Simulating such a variety of motions at scale generates enormous amounts of data, enough to choke even some of the world’s most powerful supercomputers.
“One typical approach simplifies the results by averaging measurements across the entire domain,” Couchman said. “But that approach smears out the important finer details and just gives you a cloudy picture of what’s happening. We wanted to take this section of water and follow the turbulence from the initial burst all the way until the motion dies out, analyzing all relevant scales. If we can do that in enough detail, we can zoom in on these smaller important patches of turbulence and better understand what’s happening as the mixing takes place.”
The team turned to the Oak Ridge Leadership Computing Facility and received an allocation of compute time on Summit, then the nation’s fastest supercomputer at 200 petaflops, or 200 quadrillion calculations per second. The processing power of Summit and the help of OLCF scientific liaison Murali Gopalakrishnan Meena allowed the researchers to capture every motion — from the largest to the smallest — under conditions closer to those of the ocean to compare the mixing across the layers of water under varying conditions.
“These are snapshots in time,” said Steve de Bruyn Kops, co-author of the study and professor of mechanical and industrial engineering at the University of Massachusetts Amherst. “You can think of this simulation as a cube of water made up of points on a digital grid. Each cube’s almost 4 trillion total grid points, so we’re able to replicate conditions down to the centimeter level. We couldn’t have done this in a water tank because there’s no water tank big enough to accommodate 3D measurements at centimeter resolution.”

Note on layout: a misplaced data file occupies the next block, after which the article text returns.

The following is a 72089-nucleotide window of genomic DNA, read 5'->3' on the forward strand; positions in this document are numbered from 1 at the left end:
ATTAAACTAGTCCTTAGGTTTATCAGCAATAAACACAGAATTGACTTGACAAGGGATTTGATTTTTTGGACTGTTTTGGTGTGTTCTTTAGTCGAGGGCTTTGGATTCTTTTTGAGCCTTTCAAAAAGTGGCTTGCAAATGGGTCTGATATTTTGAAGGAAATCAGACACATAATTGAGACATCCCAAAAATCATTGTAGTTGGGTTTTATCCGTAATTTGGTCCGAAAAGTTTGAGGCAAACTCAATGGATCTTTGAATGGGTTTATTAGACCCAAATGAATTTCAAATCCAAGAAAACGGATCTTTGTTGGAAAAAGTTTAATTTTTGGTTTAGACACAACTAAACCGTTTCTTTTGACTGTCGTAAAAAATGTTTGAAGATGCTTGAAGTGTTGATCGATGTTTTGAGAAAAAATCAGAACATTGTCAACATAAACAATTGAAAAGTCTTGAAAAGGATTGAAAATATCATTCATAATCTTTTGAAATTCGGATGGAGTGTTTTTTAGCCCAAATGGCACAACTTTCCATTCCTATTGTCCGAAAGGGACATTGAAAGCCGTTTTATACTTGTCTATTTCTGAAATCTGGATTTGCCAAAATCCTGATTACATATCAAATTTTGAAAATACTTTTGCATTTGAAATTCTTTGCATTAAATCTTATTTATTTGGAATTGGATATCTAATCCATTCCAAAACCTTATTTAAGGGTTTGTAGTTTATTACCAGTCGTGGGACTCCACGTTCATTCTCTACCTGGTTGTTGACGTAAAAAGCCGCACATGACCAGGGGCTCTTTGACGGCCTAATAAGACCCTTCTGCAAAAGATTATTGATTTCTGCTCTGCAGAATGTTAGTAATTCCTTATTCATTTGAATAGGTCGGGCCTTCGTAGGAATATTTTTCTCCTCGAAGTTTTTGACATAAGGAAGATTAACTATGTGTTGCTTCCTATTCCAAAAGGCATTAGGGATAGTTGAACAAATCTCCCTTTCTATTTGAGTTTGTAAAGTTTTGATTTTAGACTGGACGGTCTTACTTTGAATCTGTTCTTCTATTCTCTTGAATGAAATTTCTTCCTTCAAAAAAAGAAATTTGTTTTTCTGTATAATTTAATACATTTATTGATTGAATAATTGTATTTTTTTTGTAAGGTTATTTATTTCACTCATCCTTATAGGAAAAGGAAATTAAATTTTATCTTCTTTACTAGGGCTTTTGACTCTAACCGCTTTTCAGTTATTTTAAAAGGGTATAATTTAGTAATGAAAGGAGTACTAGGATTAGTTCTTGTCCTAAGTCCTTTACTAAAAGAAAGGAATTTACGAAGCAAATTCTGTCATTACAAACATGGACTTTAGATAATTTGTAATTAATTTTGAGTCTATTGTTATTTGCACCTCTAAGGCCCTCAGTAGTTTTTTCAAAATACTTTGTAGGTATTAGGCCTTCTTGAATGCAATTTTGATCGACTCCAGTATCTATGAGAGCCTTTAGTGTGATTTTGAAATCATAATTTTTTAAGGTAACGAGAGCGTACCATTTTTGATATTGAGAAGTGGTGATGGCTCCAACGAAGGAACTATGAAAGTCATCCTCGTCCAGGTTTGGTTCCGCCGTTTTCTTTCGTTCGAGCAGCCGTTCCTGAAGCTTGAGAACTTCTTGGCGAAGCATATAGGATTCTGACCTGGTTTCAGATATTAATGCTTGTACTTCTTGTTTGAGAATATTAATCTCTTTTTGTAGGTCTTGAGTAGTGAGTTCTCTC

The unprecedented level of detail offered by the simulations uncovered features that may contradict long-held theories.
“Let’s go back to the example of the coffee and cream,” de Bruyn Kops said. “A basic assumption of turbulence theory has been the cold cream and the hot coffee should mix at the same rate, as you stir and the coffee goes from black to brown. But we’re finding from these simulations that’s not the case. The heat’s mixing at a slower rate than the momentum from the turbulence. That’s a whole new avenue to explore.”
The team expects even more revelations as ORNL’s Frontier, the world’s first exascale supercomputer and fastest computer on the planet, opens to full scientific operations.
“We might be able to scale up even further,” de Bruyn Kops said. “More detail means more opportunity for analysis.”
Support for this research came from the DOE Office of Science’s Advanced Scientific Computing Research program and from the U.S. Office of Naval Research. The OLCF is a DOE Office of Science user facility at ORNL.
UT-Battelle manages Oak Ridge National Laboratory for DOE’s Office of Science, the single largest supporter of basic research in the physical sciences in the United States. DOE’s Office of Science is working to address some of the most pressing challenges of our time. For more information, visit https://energy.gov/science. — Matt Lakin